We need a transparent process here. Obviously, this blog has been unabashed about holding Democrats accountable — and we will continue to do that. But, we need to know the specifics of what Collins and Lugar want the process to look like. Then, we can gauge if they’re playing fair, too.

And, I included this paragraph from the NY Times in the post below, but it bears repeating:

Leaders of the new House Republican majority have indicated that repeal of “don’t ask, don’t tell” is not a priority for them, making it unlikely they would approve the bill again. That means if the repeal language is not approved by the end of this year, it will be effectively dead.

That’s right. And, it will be dead for a long time. This is our best shot. Those are the stakes. That is what Obama, Reid, Collins, Lieberman, Lugar and the rest need to remember.




AMERICAblog Gay

—  admin

Video: Hey Iowa For Freedom: Rejecting state DOMA law doesn’t mean ignoring it!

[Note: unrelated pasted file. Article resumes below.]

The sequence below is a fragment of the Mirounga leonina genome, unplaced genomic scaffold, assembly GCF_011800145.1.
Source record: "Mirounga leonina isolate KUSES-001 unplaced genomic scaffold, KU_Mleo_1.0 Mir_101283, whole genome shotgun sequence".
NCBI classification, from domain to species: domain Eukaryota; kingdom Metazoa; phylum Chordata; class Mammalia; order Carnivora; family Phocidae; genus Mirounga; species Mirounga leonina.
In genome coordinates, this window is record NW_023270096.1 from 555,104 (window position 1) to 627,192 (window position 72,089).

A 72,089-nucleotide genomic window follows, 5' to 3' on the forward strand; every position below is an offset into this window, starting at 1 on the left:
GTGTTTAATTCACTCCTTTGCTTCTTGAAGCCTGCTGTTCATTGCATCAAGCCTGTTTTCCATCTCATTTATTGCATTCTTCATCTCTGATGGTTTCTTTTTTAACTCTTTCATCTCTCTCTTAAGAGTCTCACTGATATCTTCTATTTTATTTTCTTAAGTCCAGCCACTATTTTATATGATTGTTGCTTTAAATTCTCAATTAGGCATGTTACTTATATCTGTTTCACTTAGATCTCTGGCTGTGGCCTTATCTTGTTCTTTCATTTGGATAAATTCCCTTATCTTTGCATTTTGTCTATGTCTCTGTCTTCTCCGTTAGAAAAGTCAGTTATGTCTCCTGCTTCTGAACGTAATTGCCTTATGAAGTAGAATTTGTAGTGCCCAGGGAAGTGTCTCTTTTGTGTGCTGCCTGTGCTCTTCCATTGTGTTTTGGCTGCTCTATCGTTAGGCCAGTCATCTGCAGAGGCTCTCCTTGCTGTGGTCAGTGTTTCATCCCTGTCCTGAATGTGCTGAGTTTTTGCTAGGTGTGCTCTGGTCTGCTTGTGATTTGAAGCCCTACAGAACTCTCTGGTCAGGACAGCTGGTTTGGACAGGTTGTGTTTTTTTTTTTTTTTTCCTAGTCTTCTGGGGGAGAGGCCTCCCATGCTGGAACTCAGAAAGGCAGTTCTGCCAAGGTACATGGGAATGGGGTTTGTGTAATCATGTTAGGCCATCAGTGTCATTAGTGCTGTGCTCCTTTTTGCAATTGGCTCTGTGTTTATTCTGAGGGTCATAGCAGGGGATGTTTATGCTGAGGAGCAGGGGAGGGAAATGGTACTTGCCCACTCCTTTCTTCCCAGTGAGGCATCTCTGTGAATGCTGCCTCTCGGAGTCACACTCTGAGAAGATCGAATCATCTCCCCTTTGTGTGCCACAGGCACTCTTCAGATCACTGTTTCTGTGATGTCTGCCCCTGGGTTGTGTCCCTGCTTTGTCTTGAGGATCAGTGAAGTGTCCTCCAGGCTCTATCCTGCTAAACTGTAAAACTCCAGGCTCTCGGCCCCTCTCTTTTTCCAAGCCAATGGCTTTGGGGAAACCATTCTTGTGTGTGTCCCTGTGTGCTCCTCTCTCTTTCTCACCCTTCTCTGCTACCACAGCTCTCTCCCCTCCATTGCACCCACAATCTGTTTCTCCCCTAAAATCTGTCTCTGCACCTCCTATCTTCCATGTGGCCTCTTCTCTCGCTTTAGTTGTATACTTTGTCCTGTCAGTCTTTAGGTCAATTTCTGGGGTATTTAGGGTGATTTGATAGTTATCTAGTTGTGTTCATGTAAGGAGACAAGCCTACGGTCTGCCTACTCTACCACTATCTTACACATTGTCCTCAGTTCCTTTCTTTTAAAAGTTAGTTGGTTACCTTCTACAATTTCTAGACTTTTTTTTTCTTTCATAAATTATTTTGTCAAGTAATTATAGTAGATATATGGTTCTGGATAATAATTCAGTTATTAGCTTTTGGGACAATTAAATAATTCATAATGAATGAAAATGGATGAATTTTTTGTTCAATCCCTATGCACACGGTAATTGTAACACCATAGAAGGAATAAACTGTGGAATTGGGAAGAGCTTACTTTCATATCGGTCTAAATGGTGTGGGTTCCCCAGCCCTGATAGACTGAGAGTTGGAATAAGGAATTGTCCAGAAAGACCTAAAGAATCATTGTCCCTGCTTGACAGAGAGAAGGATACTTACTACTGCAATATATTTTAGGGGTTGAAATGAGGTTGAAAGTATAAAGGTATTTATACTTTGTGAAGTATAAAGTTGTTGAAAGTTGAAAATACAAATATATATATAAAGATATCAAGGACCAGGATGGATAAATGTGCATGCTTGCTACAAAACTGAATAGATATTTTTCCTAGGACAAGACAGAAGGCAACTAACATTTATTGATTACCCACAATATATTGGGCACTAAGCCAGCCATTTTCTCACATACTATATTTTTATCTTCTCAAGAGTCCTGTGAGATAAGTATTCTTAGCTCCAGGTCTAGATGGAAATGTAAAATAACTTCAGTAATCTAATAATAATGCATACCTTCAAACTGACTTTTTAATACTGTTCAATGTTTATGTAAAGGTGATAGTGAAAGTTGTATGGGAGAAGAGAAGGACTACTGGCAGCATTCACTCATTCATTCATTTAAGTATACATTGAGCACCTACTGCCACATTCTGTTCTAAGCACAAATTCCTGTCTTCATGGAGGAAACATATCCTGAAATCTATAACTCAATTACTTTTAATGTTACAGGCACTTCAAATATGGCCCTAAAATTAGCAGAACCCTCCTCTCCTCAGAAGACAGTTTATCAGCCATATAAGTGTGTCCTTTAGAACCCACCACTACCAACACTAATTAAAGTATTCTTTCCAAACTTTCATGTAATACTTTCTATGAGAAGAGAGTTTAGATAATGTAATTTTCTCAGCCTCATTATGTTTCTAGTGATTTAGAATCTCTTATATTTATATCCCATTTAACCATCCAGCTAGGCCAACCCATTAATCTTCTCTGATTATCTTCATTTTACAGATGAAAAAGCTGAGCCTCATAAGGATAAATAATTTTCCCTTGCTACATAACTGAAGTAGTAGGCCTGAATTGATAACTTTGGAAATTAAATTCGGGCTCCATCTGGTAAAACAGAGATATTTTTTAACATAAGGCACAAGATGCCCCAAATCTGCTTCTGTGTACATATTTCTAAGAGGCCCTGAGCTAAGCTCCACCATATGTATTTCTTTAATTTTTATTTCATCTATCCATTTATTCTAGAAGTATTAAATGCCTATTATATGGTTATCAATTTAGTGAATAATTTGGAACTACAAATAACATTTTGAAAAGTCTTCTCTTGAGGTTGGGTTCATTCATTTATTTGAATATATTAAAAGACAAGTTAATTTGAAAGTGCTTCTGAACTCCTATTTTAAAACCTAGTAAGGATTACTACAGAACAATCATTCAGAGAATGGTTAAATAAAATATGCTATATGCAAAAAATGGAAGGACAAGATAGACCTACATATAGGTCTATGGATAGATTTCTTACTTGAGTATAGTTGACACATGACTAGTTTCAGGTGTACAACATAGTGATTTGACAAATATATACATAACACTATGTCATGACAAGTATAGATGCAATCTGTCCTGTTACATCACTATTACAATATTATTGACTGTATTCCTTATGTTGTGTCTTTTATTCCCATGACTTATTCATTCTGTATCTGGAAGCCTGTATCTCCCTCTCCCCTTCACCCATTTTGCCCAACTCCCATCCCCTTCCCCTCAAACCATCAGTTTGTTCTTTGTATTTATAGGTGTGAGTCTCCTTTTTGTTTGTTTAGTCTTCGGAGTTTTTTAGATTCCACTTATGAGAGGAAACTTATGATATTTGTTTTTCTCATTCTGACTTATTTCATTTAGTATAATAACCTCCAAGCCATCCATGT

Here’s some more proud point-missing from the Iowa For Freedom coalition. This time from a voter who believes the state Supreme Court justices “ignored” the DOMA law, even if in reality, the Varnum panel quite openly and honestly found the law to be unconstitutional:

The down and dirty fact is that social conservatives tend to think any and all laws ever made that go against LGBT people and their rights are somehow cast in indelible stone, the likes of which can only to be reconsidered by a 50%+1 vote of “the people.” In this mindset, the only decision that any court can reach that’s in accord with righteousness is a decision that says, for the first time in American history’s clearly archived inevitability, that a minority group’s civil freedoms are to be ultimately determined by a majority of (largely) faith-motivated voters. As in always. As in only.

And it’s not just in states where courts roll back prior bans, either. In jurisdictions like Maine, where legislators reversed bias and implemented civil freedom, these same suspects come out of the political woodwork, this time decrying the “activist legislature” as opposed to the “activist court.” So don’t be fooled into thinking it’s only the judiciary that’s the “bad branch” in the “pro-family” community’s eyes. It’s *any* branch that opens its eyes to equal protection and due process. It’s *any* branch that does the right thing for America and her populace.